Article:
How will Grandad watch the Rugby World Cup?

Eric – Grandad (rear player) chasing down the opposition.

New Zealand’s national game is Rugby and we are passionate supporters of our Men in Black. Rugby Union is a contact team sport which originated in England in the first half of the 19th century. The New Zealand Rugby traditions include the haka (Maori traditional challenge performed before international games) and the black jersey. The All Blacks who toured the British Isles, France and the United States in 1905-1906 (known then as the ‘Original’s) first donned the black jersey with the legionary Silver Fern across the heart of the players, they also performed the haka for their first test against Scotland. The silver fern was inspired by the frond of the New Zealand tree fern however it has come to signify inspiration and New Zealanders have embraced this image to symbolise us as Kiwi’s.  

Over the years the All Black jersey has changed considerably and more recently become more aerodynamic, but the silver fern and the black colour remains as does the mana (respect) that comes with wearing it.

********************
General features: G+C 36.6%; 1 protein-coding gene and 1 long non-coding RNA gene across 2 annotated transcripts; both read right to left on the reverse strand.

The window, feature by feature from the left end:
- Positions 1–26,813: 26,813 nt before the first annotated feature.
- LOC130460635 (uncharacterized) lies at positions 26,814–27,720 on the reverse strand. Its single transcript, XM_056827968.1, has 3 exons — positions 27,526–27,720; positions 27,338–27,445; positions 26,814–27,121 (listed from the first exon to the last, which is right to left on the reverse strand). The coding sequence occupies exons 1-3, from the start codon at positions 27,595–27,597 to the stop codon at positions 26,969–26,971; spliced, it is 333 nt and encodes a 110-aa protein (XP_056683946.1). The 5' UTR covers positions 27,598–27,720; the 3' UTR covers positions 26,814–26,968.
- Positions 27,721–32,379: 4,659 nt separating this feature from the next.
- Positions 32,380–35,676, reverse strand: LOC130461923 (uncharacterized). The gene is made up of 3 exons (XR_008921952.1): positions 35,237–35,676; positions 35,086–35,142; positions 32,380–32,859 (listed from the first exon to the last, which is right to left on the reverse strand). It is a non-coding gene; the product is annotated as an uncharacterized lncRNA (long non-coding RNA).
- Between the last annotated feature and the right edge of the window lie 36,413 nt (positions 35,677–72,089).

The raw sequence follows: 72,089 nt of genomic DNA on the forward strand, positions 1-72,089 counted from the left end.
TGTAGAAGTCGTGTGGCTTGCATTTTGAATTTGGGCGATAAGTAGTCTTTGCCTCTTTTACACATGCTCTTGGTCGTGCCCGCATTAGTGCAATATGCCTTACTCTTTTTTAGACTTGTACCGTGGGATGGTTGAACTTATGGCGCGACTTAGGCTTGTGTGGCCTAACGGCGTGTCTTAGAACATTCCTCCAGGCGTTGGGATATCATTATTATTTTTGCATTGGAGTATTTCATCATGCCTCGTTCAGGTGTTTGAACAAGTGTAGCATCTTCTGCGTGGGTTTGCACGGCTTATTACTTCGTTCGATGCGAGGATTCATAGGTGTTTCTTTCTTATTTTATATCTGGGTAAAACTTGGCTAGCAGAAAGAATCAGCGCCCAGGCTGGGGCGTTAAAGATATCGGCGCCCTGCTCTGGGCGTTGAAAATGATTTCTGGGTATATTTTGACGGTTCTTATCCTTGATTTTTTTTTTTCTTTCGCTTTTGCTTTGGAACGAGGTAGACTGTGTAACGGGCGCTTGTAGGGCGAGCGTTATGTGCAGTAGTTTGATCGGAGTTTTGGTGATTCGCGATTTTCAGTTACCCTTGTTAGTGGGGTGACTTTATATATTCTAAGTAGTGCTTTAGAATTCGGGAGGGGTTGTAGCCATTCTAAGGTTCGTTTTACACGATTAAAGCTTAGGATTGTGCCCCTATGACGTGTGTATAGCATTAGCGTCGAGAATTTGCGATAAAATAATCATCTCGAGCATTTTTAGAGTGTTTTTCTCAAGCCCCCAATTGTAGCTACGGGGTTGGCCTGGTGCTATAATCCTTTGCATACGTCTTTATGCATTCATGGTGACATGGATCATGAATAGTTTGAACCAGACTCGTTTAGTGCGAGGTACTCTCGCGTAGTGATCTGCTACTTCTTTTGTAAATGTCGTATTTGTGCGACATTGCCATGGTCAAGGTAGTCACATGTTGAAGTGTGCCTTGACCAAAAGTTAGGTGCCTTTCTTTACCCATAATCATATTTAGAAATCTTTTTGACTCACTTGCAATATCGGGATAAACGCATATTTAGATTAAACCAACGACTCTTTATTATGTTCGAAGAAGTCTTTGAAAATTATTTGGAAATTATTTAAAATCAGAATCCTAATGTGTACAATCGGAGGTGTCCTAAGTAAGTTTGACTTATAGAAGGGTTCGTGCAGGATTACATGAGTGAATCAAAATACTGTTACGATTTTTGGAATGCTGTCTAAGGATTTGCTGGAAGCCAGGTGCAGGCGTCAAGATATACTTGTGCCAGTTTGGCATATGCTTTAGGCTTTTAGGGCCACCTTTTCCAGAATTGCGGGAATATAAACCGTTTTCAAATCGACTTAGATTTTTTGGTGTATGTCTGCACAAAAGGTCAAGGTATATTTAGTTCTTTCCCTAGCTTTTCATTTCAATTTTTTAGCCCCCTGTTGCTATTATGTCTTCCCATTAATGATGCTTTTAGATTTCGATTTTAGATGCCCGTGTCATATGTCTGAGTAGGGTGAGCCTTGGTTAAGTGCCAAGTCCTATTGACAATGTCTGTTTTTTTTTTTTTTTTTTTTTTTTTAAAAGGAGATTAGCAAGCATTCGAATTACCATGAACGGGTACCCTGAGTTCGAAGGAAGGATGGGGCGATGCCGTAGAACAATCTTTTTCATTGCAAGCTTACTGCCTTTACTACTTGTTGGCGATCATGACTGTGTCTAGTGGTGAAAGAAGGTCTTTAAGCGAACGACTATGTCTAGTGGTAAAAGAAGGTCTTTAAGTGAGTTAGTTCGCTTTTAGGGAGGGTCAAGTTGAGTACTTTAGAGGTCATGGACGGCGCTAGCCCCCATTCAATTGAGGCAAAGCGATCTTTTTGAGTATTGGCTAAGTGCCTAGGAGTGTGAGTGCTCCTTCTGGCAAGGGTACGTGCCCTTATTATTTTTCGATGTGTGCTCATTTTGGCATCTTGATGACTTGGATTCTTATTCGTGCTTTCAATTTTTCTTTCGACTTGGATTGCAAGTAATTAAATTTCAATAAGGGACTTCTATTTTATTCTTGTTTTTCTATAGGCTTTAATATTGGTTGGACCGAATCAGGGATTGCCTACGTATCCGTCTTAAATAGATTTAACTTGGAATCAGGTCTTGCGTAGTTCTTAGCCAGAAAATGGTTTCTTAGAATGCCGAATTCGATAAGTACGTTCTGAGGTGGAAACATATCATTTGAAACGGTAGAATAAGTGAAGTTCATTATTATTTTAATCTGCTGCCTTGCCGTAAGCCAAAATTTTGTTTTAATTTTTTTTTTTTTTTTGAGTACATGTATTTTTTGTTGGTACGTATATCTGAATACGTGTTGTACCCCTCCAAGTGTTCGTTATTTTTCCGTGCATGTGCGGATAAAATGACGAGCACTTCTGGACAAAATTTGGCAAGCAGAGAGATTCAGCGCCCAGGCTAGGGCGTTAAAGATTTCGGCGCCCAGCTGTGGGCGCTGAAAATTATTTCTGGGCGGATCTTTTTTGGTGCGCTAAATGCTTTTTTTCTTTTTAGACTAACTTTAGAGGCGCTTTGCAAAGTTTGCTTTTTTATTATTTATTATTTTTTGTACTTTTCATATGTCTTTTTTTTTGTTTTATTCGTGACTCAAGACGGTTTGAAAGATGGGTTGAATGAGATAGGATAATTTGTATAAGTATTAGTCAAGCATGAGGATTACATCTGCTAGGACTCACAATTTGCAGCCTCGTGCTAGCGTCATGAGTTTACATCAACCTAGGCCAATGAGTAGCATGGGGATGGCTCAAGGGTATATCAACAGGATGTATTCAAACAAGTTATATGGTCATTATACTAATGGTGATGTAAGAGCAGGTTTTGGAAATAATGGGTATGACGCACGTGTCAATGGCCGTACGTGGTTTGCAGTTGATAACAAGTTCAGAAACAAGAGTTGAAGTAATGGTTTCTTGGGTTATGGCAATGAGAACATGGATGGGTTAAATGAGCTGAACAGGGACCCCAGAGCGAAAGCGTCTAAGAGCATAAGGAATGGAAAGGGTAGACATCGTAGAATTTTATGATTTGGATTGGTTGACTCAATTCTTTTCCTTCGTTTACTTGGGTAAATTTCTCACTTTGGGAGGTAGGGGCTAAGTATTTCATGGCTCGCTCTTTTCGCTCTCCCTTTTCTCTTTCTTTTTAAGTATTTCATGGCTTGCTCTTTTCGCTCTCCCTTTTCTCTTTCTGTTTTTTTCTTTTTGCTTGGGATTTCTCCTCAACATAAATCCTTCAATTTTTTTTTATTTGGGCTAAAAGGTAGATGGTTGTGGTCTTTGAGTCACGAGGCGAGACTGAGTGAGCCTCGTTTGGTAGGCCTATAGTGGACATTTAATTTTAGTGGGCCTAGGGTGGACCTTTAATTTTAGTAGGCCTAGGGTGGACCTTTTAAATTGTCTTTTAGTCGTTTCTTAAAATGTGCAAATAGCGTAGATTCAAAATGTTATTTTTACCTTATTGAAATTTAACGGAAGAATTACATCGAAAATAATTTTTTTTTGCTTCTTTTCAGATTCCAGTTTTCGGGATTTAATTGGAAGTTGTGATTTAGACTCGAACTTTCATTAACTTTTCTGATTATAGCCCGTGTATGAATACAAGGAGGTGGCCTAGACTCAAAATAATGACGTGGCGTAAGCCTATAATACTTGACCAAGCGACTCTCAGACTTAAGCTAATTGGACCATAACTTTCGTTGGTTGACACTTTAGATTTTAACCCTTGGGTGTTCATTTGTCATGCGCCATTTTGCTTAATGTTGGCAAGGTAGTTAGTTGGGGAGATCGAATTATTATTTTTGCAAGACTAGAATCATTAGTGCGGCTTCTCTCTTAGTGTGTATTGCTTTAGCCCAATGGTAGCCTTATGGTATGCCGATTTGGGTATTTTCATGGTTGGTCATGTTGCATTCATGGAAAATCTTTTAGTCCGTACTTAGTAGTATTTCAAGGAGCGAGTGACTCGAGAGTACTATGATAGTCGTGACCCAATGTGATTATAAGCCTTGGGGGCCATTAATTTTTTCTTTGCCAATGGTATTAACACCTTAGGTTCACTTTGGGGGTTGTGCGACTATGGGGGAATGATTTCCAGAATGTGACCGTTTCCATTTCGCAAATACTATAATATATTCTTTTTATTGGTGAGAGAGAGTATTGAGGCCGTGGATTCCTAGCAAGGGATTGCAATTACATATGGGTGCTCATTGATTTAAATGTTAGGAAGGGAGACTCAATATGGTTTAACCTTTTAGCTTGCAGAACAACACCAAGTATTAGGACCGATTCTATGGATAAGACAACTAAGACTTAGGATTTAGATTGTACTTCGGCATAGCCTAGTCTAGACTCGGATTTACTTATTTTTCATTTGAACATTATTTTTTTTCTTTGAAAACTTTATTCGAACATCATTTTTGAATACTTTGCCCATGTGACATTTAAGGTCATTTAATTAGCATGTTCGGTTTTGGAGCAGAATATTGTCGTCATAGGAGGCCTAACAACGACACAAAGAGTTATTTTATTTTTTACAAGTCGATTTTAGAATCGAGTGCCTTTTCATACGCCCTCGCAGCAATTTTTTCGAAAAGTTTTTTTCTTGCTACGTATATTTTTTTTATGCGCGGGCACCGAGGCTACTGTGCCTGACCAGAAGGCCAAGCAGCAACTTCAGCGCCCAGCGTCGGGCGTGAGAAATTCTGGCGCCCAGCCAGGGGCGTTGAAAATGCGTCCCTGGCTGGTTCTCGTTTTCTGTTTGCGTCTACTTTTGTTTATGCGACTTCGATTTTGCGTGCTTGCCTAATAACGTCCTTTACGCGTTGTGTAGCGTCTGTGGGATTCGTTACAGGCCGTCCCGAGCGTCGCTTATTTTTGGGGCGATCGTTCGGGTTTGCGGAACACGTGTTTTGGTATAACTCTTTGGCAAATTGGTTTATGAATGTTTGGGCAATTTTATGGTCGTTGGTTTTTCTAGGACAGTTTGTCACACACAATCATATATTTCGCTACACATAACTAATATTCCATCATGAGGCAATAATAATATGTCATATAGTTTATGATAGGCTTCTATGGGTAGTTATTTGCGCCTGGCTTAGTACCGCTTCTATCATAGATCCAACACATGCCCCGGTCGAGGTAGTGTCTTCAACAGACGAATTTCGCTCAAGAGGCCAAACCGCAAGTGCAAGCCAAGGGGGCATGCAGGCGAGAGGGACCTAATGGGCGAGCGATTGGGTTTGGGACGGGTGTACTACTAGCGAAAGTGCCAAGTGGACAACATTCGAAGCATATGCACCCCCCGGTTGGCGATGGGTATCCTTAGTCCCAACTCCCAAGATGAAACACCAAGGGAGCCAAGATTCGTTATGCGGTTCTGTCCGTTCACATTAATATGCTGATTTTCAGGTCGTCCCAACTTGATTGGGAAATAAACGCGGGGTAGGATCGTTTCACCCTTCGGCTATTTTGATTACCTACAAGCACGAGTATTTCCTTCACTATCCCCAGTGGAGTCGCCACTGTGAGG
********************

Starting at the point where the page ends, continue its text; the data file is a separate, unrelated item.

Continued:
1905-1906 All Blacks (Original’s) Jersey

In 2015, an Englishman bought Dave Gallaher’s (Captain of the 1905 All Blacks Originals) jersey from the 1905 tour for one hundred and eighty thousand pounds.

2019 All Black World Cup Jersey – Designed to combine the Japanese and Maori cultures – hand drawn koru and fern motifs

As I said rugby is a tradition in New Zealand and almost all Grandad’s would have played the game either at school or in later years.

My children’s Grandad, Eric, was never an All Black, although many of his friends were; he has spent much of his life dedicated to the passion of rugby both playing and supporting. Eric played for the Hasting Boys High School 1st XV for two years, then after leaving school joined the Haumoana Rugby club. He made the Hawke’s Bay junior reps as a captain, then played for seven years for Hastings High School Old Boys (late 1950, early 1960s), during which time made the Hastings sub-union rep team each year. After finishing his playing he served on the Hastings sub-union and Hawke’s Bay Union, and was the Manager of the Hawke’s Bay touring team which played in Queensland and New South Wales in Australia in 1980. He competed in later life in the Golden Oldies tournaments in South Africa and Fiji in the late 1970’s early 1980’s.